We therefore resolve to [deleted: undertake concerted global action to address climate change, including through meeting all commitments and obligations under the Kyoto protocol...].

Meeting the special needs of Africa

We resolve to provide, as a priority, assistance for HIV/AIDS prevention, care and treatment in African countries [deleted: on a grant basis, and encourage pharmaceutical companies to make anti-retroviral drugs affordable and accessible in Africa]

I'm sure you'll agree that all of these changes are excellent substitutions for the originals. I personally cannot wait for the day when the United Nations

Use of force under the UN charter

We also reaffirm that the provisions of the charter of the United Nations regarding the use of force are sufficient [deleted: to address the full range of security threats and agree that the use of force should be considered as an instrument of last resort].

Disarmament and non-proliferation

We also recognise that non-compliance with existing arms control, non-proliferation and [deleted: disarmament] agreements and commitments also threatens international peace and security of all nations and increases the possibility of terrorist acquisition of WMD.

We reiterate our firm commitment to the Non-Proliferation Treaty [deleted: its three pillars, disarmament, non-proliferation and the peaceful use of nuclear energy].

Impunity

... we commit to end the impunity for the most serious violations of international humanitarian law, genocide, crimes against humanity and war crimes [deleted: by cooperating with the international criminal court, the existing ad hoc and mixed criminal tribunals and other mechanisms for international justice as well as through strengthening national legal systems].


I'm sure you'll agree that all of these changes are excellent substitutions. There's no way that the UN should have any concern for nature or worry about climate change, bring war criminals to justice through an established international criminal court or dare to suggest that the use of force to settle disputes should be the last resort. Also, corporations should be self-governing and responsible only to their shareholders. Plus, who cares about those damn Africans? It's their own fault for being poor and catching AIDS through their own dumb promiscuity. Why should drug companies lower their prices just for them? Thank God for the straight talking and shooting John Bolton, he's finally shook some sense into a moribund and irrelevant organisation. What a guy.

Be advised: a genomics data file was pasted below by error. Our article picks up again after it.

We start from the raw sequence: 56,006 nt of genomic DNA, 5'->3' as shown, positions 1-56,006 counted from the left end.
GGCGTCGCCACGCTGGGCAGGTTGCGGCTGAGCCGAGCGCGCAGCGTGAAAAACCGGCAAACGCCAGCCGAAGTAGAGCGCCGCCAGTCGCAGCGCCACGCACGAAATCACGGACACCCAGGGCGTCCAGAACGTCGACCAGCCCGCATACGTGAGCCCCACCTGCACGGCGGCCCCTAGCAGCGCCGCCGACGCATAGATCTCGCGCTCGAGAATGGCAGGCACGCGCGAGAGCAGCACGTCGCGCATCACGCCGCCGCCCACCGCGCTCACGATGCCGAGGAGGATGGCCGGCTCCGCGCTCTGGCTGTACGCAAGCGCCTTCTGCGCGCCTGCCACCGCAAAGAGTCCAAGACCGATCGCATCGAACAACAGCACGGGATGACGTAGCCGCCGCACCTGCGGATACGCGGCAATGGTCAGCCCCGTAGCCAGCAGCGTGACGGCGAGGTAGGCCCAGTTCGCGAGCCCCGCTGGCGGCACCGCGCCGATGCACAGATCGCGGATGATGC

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New Labour, no compassion part deux.

A day after the Kachepas were deported to Malawi, the government is wasting no time in deciding to start sending back failed Iraqi asylum seekers to quite possibly the most dangerous country on the face of the earth.

The first enforced returns of failed asylum seekers to northern Iraq are expected possibly as early as this weekend despite objections from regional Kurdish authorities and the UN refugee agency.

The Home Office has confirmed that 38 men are being held at immigration detention centres around Britain and that officials are "looking at a number of dates" for their return.

They are likely to be flown on an RAF aircraft, via Cyprus, to the newly opened airport in Irbil, the regional capital. The Kurdish community believes the first flight will leave tomorrow. Many refugees say they could be killed, even in northern Iraq.

There are thought to be as many as 7,000 Iraqis in the UK who have been refused asylum and face deportation. The deportations will begin by the dispatch of single men to Iraqi Kurdistan, which has largely - though not entirely - been spared the onslaught of Islamist suicide bombings.

"We will only return to areas assessed as sufficiently stable and where we are satisfied individuals will not be at risk," a Home Office spokesman said yesterday. "Enforced returns will be taken on a case-by-case basis.

"It's important for the integrity of the asylum system that anyone found not to be in need of protection is required to leave the UK. Enforced returns will commence as soon as we have made relevant arrangements."

The decision to deport was taken in February 2004 but two new factors have stiffened the government's resolve: a reassessment of immigration priorities after the London tube bombings and the first flight this month into Irbil of those returning voluntarily.